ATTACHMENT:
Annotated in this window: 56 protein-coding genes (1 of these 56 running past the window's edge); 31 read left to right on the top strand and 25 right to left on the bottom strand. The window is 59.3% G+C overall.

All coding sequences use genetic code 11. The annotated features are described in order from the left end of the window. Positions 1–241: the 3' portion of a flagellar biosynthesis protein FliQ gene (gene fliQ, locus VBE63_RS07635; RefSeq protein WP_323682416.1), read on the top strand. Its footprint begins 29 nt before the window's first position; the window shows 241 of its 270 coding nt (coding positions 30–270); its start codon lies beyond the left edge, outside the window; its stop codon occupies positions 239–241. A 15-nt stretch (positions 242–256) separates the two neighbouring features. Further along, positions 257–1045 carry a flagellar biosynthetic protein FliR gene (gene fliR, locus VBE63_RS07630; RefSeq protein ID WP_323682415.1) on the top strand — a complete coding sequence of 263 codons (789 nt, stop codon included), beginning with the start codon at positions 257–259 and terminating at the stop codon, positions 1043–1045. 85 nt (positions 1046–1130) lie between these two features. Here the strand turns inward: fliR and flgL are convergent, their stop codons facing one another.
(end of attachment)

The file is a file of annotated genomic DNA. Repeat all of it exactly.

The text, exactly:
Annotated in this window: 56 protein-coding genes (1 of these 56 running past the window's edge); 31 read left to right on the top strand and 25 right to left on the bottom strand. The window is 59.3% G+C overall.

All coding sequences use genetic code 11. The annotated features are described in order from the left end of the window. Positions 1–241: the 3' portion of a flagellar biosynthesis protein FliQ gene (gene fliQ, locus VBE63_RS07635; RefSeq protein WP_323682416.1), read on the top strand. Its footprint begins 29 nt before the window's first position; the window shows 241 of its 270 coding nt (coding positions 30–270); its start codon lies beyond the left edge, outside the window; its stop codon occupies positions 239–241. A 15-nt stretch (positions 242–256) separates the two neighbouring features. Further along, positions 257–1045 carry a flagellar biosynthetic protein FliR gene (gene fliR, locus VBE63_RS07630; RefSeq protein ID WP_323682415.1) on the top strand — a complete coding sequence of 263 codons (789 nt, stop codon included), beginning with the start codon at positions 257–259 and terminating at the stop codon, positions 1043–1045. 85 nt (positions 1046–1130) lie between these two features. Here the strand turns inward: fliR and flgL are convergent, their stop codons facing one another.